Music icon

Country music icon and ‘Urban Cowboy’ inspiration Mickey Gilley dies at 86

Mickey Gilley – the country music star who “brought the world to Pasadena”, Texas – has died aged 86.

Gilley had just come off the road, “his favorite place, having played 10 shows in April”, according to his publicist.

“He passed away peacefully with his family and close friends by his side,” a statement read. Gilley married his third wife, Cindy Loeb, in June 2020. He had four children from previous marriages.

The Mississippi native was a young country singer when he moved to Pasadena in 1971 and opened Gilley’s, his honky-tonk namesake. He inspired the movie “Urban Cowboy” and propelled country music to new heights of popularity. He played himself in the 1980 film starring John Travolta and Debra Winger.

His music was originally inspired by Louisiana rhythm and blues, but much of it had a polished, countrypolitan sound. Among his biggest hits are “Is It Wrong For Loving You”, “City Lights” and “She’s Pulling Me Back Again”.

Gilley, despite his advanced age and share of incidents, continued to make appearances. He was due to perform in September at Dosey Doe at The Woodlands.

“I had heart surgery, brain surgery, broke my back, had two plane crashes and drove a car twice,” Gilley told the writer of the Andrew Dansby Chronicle in 2020. “I lost the use of my hands when I fell, and I like that I broke my neck, so I can’t play the piano anymore.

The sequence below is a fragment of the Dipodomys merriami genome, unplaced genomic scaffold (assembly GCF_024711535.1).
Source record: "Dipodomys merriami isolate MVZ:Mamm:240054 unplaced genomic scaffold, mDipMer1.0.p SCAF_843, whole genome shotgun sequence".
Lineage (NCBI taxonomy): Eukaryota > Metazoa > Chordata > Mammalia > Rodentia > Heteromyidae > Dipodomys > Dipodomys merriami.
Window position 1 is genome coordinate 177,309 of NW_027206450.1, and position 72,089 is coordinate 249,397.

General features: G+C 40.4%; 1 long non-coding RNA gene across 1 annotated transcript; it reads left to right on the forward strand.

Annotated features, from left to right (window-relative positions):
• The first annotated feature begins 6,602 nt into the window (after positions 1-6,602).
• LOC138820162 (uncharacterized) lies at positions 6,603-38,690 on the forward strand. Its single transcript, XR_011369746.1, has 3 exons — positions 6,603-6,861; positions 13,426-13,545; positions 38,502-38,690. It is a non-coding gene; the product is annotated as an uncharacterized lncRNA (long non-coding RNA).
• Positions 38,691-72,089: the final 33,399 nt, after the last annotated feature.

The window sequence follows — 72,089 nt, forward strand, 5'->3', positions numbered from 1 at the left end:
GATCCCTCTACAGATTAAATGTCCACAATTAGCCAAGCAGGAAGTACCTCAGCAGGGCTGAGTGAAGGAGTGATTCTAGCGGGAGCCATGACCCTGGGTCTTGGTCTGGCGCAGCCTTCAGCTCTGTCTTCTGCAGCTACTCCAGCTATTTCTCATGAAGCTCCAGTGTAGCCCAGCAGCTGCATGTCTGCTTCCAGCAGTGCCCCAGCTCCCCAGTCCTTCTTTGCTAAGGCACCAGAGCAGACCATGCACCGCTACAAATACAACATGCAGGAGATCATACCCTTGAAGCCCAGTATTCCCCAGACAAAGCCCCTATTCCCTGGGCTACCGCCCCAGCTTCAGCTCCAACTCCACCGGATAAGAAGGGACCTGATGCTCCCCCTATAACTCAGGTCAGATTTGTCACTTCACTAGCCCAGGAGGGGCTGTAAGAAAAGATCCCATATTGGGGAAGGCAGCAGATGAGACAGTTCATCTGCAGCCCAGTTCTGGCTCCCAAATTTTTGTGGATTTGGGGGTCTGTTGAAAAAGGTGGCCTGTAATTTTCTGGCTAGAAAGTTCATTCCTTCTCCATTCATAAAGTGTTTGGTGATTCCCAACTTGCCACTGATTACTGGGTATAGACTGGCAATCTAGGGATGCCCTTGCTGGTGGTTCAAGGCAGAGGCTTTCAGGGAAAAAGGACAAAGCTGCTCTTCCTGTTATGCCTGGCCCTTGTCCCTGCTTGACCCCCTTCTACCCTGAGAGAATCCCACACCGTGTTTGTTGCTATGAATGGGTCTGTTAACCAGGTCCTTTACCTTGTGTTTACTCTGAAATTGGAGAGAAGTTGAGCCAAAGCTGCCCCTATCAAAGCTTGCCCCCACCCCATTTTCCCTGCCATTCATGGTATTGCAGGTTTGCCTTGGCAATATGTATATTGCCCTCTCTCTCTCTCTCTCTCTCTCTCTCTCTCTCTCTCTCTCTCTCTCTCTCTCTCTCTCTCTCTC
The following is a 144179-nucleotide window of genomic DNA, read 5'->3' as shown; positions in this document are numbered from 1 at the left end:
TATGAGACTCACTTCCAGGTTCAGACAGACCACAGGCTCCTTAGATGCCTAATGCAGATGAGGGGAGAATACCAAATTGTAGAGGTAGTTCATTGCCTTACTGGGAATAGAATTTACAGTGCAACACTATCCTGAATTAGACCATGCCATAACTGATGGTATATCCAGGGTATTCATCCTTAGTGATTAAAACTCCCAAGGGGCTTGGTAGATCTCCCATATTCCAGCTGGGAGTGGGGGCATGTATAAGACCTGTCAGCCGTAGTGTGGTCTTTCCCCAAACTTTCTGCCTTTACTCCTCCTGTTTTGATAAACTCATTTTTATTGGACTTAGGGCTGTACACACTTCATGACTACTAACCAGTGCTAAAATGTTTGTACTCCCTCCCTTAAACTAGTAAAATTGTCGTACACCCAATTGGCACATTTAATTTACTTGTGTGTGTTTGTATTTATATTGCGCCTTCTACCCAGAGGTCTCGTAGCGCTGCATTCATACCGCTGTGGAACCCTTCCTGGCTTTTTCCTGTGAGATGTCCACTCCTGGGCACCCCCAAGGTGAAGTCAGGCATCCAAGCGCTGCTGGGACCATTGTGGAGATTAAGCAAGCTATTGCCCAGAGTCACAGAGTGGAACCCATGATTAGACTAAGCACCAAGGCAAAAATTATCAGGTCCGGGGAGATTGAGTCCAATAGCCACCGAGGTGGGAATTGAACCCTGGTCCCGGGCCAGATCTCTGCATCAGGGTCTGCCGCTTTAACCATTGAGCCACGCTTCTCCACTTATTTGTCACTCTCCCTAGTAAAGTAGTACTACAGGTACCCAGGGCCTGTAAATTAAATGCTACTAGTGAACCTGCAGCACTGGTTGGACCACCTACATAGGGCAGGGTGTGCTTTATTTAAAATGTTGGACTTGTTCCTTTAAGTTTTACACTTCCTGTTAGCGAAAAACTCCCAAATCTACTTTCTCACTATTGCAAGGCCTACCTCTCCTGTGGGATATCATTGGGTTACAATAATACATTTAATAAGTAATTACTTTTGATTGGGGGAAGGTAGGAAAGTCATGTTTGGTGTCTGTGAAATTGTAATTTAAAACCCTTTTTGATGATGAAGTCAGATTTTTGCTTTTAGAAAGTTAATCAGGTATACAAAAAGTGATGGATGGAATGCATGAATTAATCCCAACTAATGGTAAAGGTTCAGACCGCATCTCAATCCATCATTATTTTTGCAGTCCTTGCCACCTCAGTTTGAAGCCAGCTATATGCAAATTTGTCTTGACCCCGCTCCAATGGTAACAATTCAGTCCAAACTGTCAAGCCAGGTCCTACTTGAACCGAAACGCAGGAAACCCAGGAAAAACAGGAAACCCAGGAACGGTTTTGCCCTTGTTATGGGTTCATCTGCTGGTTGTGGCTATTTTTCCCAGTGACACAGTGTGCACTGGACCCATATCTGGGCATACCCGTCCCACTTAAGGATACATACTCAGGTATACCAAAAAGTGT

He tested positive for coronavirus that year but said he was “lucky and still here”.

Jeff Wagner, Mayor of Pasadena, wrote on Facebook that “Pasadena has lost a true legend.” In 2020, part of a street in Pasadena was renamed Mickey Gilley Boulevard.

“It was a great honor to know this man for most of my life,” Wagner wrote. “His talent and larger-than-life personality helped spark a new interest in country music as he introduced Pasadena to the world through his dance hall and ‘Urban Cowboy’ in 1980.”

The film helped boost both Gilley’s and Travolta’s careers, while establishing Houston as a short film mecca. Andy Warhol, Jerry Hall and Diane von Furstenberg were among the celebrities who attended the Houston premiere. The soundtrack featuring Gilley sold 3 million copies and the phrase “urban cowboy” was used to describe the country-pop sound that dominated the 80s.

Gilley has earned numerous honors throughout her career, including six ACM Awards, a star on the Hollywood Walk of Fame, and induction into the Texas Country Music Hall of Fame. Gilley’s latest album, “Two Old Cats,” was released in 2018. He paired it with Houston native Troy Payne, country singer and lifelong fan, for a run through several country classics.

“Mickey was a great artist, a great friend, and a great guy in every way. I will cherish my memories and the time spent with him forever,” Payne said.

LOOKING BACK: Gilley spoke to the Chronicle about her life and career in November 2020.

Payne was 11 when he started collecting Gilley’s early recordings from before his first big hit. They met several times, and the country icon was “baffled” by Payne’s vast collection. Gilley then invited Payne on the road with him. A conversation about recording a few songs just for fun eventually became the “Two Old Cats” album.